• REPORT,weblink A History of the ARPANET: The First Decade, BBN Technologies, Bolt, Beranek & Newman Inc., Arlington, VA, 1 April 1981,
  • BOOK, Katie, Hafner, Matthew, Lyon, Where Wizards Stay Up Late: The Origins of the Internet, Simon and Schuster, 1996, 0-7434-6837-6,
  • BOOK, Abbate, Janet, 11 June 1999, Inventing the Internet, Cambridge, MA, MIT Press, 0-262-01172-7, 36–111, Inventing the Internet,
  • BOOK, Michael A., Banks, Michael A. Banks, On the Way to the Web: The Secret History of the Internet and Its Founders, APress/Springer Verlag, 2008, 978-1-4302-0869-3,
  • BOOK, Peter H., Salus, Peter H. Salus, Casting the Net: from ARPANET to Internet and Beyond, Addison-Wesley, 1 May 1995, 978-0-201-87674-1,
  • BOOK, M. Mitchell, Waldrop, The Dream Machine: J. C. R. Licklider and the Revolution That Made Computing Personal, Viking, New York, 23 August 2001, 0-670-89976-3,weblink
  • WEB,weblink The Computer History Museum, SRI International, and BBN Celebrate the 40th Anniversary of First ARPANET Transmission, Computer History Museum, 27 October 2009,

Oral histories

  • WEB,weblink Oral history interview with Robert E. Kahn, Charles Babbage Institute, University of Minnesota, Minneapolis, 24 April 1990, 15 May 2008, Focuses on Kahn's role in the development of computer networking from 1967 through the early 1980s. Beginning with his work at Bolt Beranek and Newman (BBN), Kahn discusses his involvement as the ARPANET proposal was being written and then implemented, and his role in the public demonstration of the ARPANET. The interview continues into Kahn's involvement with networking when he moves to IPTO in 1972, where he was responsible for the administrative and technical evolution of the ARPANET, including programs in packet radio, the development of a new network protocol (TCP/IP), and the switch to TCP/IP to connect multiple networks.
  • WEB,weblink Oral history interview with Vinton Cerf, Charles Babbage Institute, University of Minnesota, Minneapolis, 24 April 1990, 1 July 2008, Cerf describes his involvement with the ARPA network, and his relationships with Bolt Beranek and Newman, Robert Kahn, Lawrence Roberts, and the Network Working Group.
  • WEB,weblink Oral history interview with Paul Baran, Charles Babbage Institute, University of Minnesota, Minneapolis, 5 March 1990, 1 July 2008, Baran describes his work at RAND, and discusses his interaction with the group at ARPA who were responsible for the later development of the ARPANET.
  • WEB,weblink Oral history interview with Leonard Kleinrock, Charles Babbage Institute, University of Minnesota, Minneapolis, 3 April 1990, 1 July 2008, Kleinrock discusses his work on the ARPANET.
  • WEB,weblink Oral history interview with Larry Roberts, Charles Babbage Institute, University of Minnesota, Minneapolis, 4 April 1989, 1 July 2008,
  • WEB,weblink Oral history interview with Stephen Lukasik, Charles Babbage Institute, University of Minnesota, Minneapolis, 17 October 1991, 1 July 2008, Lukasik discusses his tenure at the Advanced Research Projects Agency (ARPA), the development of computer networks and the ARPANET.

Detailed technical reference works

  • CONFERENCE, Larry, Roberts, Lawrence Roberts (scientist), Tom, Marrill,weblink Toward a Cooperative Network of Time-Shared Computers, Fall AFIPS Conference, October 1966,
  • CONFERENCE, Larry, Roberts, Lawrence Roberts (scientist),weblink Multiple computer networks and intercomputer communication, ACM Symposium on Operating System Principles, October 1967,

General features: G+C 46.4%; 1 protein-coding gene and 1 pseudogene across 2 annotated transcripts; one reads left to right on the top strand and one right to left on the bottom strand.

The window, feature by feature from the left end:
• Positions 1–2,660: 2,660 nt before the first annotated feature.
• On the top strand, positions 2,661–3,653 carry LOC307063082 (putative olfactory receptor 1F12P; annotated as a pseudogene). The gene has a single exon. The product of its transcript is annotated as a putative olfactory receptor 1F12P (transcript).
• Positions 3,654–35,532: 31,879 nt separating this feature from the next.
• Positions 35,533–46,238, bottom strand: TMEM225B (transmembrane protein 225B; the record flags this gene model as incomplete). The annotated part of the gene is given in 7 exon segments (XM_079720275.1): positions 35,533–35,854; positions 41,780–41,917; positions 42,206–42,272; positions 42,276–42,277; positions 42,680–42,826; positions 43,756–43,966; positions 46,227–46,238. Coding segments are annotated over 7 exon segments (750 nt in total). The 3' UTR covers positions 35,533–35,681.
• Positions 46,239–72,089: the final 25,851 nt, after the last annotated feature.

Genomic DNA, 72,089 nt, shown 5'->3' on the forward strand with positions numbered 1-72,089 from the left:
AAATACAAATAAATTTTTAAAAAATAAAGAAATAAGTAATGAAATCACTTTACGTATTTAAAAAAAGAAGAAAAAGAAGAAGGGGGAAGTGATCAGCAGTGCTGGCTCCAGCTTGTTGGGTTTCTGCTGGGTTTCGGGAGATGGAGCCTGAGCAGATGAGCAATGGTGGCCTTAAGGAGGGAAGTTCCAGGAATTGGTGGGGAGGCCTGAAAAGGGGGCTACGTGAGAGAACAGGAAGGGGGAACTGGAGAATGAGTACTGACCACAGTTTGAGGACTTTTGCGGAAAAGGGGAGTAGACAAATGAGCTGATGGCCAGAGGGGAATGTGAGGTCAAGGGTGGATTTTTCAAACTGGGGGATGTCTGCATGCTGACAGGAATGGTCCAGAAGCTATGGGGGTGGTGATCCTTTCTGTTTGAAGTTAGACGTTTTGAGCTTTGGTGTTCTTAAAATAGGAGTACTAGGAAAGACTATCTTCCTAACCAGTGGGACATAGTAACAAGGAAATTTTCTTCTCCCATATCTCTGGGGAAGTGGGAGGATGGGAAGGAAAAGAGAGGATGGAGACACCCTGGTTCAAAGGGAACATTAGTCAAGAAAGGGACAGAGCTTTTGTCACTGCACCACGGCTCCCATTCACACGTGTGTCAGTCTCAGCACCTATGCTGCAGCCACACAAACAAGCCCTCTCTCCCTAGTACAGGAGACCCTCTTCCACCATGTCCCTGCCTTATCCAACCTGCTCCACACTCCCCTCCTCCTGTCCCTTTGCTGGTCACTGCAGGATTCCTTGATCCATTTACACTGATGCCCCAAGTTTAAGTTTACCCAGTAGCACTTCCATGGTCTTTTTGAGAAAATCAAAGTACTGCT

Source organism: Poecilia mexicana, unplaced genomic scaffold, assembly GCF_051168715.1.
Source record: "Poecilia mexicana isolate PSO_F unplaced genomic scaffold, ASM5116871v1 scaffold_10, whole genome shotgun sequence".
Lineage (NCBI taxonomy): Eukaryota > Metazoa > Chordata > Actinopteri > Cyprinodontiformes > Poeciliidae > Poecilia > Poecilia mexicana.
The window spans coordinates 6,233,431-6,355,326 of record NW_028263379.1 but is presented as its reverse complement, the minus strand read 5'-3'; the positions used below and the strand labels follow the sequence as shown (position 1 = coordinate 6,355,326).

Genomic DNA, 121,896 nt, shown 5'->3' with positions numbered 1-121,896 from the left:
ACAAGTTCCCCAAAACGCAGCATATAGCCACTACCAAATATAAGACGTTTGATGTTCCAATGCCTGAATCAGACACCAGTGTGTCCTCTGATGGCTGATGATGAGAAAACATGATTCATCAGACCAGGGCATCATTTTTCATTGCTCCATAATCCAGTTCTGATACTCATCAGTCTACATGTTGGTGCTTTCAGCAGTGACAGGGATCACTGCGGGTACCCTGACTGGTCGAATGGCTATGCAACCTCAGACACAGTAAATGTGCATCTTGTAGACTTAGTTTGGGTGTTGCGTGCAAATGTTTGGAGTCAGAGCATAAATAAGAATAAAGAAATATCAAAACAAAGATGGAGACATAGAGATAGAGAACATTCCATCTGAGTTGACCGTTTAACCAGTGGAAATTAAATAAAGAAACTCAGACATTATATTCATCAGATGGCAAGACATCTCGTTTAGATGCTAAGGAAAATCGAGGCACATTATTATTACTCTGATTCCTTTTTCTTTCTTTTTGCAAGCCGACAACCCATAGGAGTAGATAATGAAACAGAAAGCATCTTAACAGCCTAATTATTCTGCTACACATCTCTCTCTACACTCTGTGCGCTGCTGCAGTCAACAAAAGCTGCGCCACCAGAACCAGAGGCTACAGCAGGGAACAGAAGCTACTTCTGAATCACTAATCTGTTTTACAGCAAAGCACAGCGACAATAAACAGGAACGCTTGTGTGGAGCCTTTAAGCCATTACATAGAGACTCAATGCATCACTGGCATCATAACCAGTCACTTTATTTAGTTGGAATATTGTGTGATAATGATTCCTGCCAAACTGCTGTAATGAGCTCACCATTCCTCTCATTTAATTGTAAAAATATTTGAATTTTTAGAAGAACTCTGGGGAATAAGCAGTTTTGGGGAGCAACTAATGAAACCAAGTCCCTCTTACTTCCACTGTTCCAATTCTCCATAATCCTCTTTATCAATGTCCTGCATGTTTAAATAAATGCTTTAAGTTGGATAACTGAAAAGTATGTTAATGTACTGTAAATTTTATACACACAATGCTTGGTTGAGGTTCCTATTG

• CONFERENCE, D. W., Davies, Donald Davies, K. A., Bartlett, R. A., Scantlebury, P. T.,weblink Wilkinson, A digital communications network for computers giving rapid response at remote terminals, ACM Symposium on Operating Systems Principles, October 1967,
  • CONFERENCE, Larry, Roberts, Lawrence Roberts (scientist), Barry, Wessler,weblink Computer Network Development to Achieve Resource Sharing, Proceedings of the Spring Joint Computer Conference, Atlantic City, New Jersey, May 1970, {{dead link|date=January 2018 |bot=Darkmorpher |fix-attempted=yes }}
  • CONFERENCE, Frank, Heart, Bob Kahn, Robert, Kahn, Severo, Ornstein, Severo Ornstein, William, Crowther, William Crowther (programmer), David, Walden, The Interface Message Processor for the ARPA Computer Network,weblink 1970 Spring Joint Computer Conference, AFIPS Proc., 36, 551–567, 1970, 10.1145/1476936.1477021,
  • CONFERENCE, Stephen, Carr, Stephen, Crocker, Stephen Crocker, Vint Cerf, Vinton, Cerf, Host-Host Communication Protocol in the ARPA Network, 33,weblink 1970 Spring Joint Computer Conference, AFIPS Proc., 36, 589–598, 1970, 10.1145/1476936.1477024,
  • CONFERENCE, Severo, Ornstein, Severo Ornstein, Frank, Heart, William, Crowther, William Crowther (programmer), S. B., Russell, H. K., Rising, A., Michel, The Terminal IMP for the ARPA Computer Network, 1972 Spring Joint Computer Conference, AFIPS Proc., 40, 243–254, 1972, 10.1145/1478873.1478906,
  • CONFERENCE, John, McQuillan, John M. McQuillan, William, Crowther, William Crowther (programmer), Bernard, Cosell, David, Walden, Frank, Heart, Improvements in the Design and Performance of the ARPA Network, 1972 Fall Joint Computer Conference part II, AFIPS Proc., 41, 741–754, 1972, 10.1145/1480083.1480096,
  • BOOK, Elizabeth J. Feinler, Feinler, Elizabeth J., Jon Postel, Postel, Jonathan B., B000EN742K, ARPANET Protocol Handbook, NIC 7104, Network Information Center (NIC), SRI International, Menlo Park, January 1978,
  • JOURNAL, Larry, Roberts, Lawrence Roberts (scientist),weblink The Evolution of Packet Switching, Proceedings of the IEEE, November 1978, 10.1109/PROC.1978.11141, 66, 11, 1307–1313, 3 September 2005,weblink" title="">weblink 24 March 2016, yes, dmy-all,
  • JOURNAL, Larry, Roberts, Lawrence Roberts (scientist),weblink The ARPANET & Computer Networks, September 1986, Association for Computing Machinery, ACM,

External links

{{Commons category|ARPANET}}
  • WEB,weblink ARPANET Maps 1969 to 1977, 4 January 1978, California State University, Dominguez Hills (CSUDH), 17 May 2012, yes,weblink" title="">weblink 19 April 2012,
  • WEB, David C., Walden, February 2003, East Sandwich, Massachusetts,weblink Looking back at the ARPANET effort, 34 years later, Living Internet,, 17 August 2005,
  • WEB,weblink The Computer History Museum, Images of ARPANET from 1964 onwards, 29 August 2004, Timeline.
  • WEB,weblink Paul Baran and the Origins of the Internet, RAND Corporation, 3 September 2005,
  • WEB, Leonard, Kleinrock, Leonard Kleinrock, University of California, Los Angeles, UCLA,weblink The Day the Infant Internet Uttered its First Words, 11 November 2004, Personal anecdote of the first message ever sent over the ARPANET
  • WEB,weblink Doug Engelbart's Role in ARPANET History, 2008, 3 September 2009,
  • WEB,weblink Internet Milestones: Timeline of Notable Internet Pioneers and Contributions, 6 January 2012, Timeline.
  • WEB,weblink DARPA and the Internet Revolution, Mitch, Waldrop, 50 years of Bridging the Gap, DARPA, 78–85, April 2008, 26 August 2012, yes,weblink" title="">weblink 15 September 2012, dmy-all,
  • WEB,weblink A picture of the ARPANET team, yes,weblink" title="">weblink 22 December 2014, dmy-all,
  • WEB,weblink Robert X Cringely: A Brief History of the Internet,
{{American research and education networks}}{{DARPA}}{{Telecommunications}}{{Authority control}}

- content above as imported from Wikipedia
- "ARPANET" does not exist on GetWiki (yet)
- time: 2:51pm EDT - Tue, Aug 20 2019
[ this remote article is provided by Wikipedia ]
LATEST EDITS [ see all ]
Eastern Philosophy
History of Philosophy
M.R.M. Parrott